UPCEA Webinar Series: University of Illinois Recap

Published on Jun 28, 2018

Updated on Nov 3, 2022

Written by Emsi Burning Glass

UPCEA Webinar Series: University of Illinois Recap

Labor market data is a critical part of evaluating new and existing program offerings at colleges and universities.

Adam Fein

That was the main takeaway from Emsi’s latest webinar featuring Adam Fein, the assistant provost for educational innovation at the University of Illinois at Urbana-Champaign. The webinar was part of Emsi’s UPCEA webinar series.

Fein talked about how he uses labor market data to evaluate new program offerings for continuing online and certificate programs. With more than 72,000 enrollments in online courses this year, University of Illinois has a lot of stakeholders depending on relevant programs.

Here are a few key takeaways:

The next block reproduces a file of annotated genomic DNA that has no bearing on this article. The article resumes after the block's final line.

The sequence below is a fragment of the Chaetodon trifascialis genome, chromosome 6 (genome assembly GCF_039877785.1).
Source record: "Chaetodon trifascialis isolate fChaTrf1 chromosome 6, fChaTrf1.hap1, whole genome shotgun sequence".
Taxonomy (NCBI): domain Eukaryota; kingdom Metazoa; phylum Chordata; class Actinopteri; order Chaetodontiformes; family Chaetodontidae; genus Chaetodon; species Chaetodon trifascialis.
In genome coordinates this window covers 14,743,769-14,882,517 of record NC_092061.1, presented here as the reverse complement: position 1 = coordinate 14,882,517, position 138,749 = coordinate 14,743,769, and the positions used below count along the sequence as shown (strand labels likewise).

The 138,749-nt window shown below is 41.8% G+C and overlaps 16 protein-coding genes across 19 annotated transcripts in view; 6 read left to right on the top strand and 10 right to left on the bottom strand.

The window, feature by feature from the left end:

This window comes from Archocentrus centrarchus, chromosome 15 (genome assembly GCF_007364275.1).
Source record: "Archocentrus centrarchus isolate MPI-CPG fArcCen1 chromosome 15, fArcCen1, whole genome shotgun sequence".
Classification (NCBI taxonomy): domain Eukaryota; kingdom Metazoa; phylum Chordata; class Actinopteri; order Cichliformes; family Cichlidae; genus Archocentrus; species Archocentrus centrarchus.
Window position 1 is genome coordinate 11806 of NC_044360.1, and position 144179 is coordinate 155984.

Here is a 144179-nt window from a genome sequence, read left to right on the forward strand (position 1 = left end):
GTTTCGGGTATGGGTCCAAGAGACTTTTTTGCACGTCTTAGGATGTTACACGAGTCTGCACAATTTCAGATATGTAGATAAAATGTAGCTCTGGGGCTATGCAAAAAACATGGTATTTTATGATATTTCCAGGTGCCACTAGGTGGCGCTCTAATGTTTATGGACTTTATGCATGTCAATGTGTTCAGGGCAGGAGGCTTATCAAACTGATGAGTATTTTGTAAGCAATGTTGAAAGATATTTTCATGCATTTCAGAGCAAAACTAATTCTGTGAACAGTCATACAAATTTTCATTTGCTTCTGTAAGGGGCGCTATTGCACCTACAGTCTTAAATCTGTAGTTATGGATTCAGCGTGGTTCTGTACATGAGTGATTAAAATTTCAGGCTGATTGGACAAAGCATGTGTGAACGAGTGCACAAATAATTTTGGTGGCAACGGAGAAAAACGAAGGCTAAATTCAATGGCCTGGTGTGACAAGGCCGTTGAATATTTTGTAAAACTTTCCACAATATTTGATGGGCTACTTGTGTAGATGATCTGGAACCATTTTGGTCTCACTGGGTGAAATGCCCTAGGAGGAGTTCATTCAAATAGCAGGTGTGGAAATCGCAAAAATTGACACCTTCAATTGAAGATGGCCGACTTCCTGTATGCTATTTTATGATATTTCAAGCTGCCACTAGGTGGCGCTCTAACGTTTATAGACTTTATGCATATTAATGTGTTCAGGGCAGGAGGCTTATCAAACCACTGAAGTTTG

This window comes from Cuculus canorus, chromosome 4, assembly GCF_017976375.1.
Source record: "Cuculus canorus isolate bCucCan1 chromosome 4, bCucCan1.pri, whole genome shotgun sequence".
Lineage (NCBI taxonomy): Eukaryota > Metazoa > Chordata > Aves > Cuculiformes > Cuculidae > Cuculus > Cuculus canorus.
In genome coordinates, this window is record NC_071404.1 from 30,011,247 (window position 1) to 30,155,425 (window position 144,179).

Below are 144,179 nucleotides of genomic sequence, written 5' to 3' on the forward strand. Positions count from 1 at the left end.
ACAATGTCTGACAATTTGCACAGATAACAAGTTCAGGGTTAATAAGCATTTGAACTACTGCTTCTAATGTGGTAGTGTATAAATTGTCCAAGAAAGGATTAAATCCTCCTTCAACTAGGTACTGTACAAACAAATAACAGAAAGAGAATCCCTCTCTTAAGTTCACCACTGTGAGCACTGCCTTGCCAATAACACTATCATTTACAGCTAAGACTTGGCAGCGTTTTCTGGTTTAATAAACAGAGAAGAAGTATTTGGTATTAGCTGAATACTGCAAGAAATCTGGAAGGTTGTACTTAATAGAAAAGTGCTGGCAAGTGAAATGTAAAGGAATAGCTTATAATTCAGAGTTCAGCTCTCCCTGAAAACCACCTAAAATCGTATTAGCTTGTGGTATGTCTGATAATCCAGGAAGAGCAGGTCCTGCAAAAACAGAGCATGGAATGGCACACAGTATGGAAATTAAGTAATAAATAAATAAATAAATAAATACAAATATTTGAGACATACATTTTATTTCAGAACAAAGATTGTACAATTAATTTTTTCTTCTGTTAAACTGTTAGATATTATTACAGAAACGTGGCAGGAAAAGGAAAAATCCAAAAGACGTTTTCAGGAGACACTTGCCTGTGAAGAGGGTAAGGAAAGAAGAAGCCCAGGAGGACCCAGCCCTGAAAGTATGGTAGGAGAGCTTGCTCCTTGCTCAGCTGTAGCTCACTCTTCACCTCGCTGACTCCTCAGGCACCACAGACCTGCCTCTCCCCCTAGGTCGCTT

• Fein primarily uses our program market demand feature in our Analyst. It provides a snapshot of the competitive landscape, which includes what other peer institutions are doing with a certain program and what the labor market is looking for.

  • When he researches programs, Fein labels them as green, yellow, red. Green means there is healthy demand in the labor market, the university already has faculty expertise, and other peer institutions aren’t offering much in the subject. Red means the opposite, while yellow covers everything in between.

  • Fein also uses Analyst to inform marketing efforts, especially when determining which employers or metro areas to target. More data equals more efficient spending.

  • Fein typically uses Emsi’s data at the beginning of the program review process. Then Illinois works with groups like Eduventures or the Education Advisory Board to conduct further study.

  • Emsi’s user-friendly interface allows Fein to quickly pull up research and detailed reports when he’s talking to university leadership. “It’s not only super helpful and thorough, but it’s also expedient,” he said.

If you missed the webinar, you can watch the recording below.

For more information about Emsi or our data, please contact Rob Sentz, visit EconomicModeling.com, and follow us on LinkedIn and Twitter.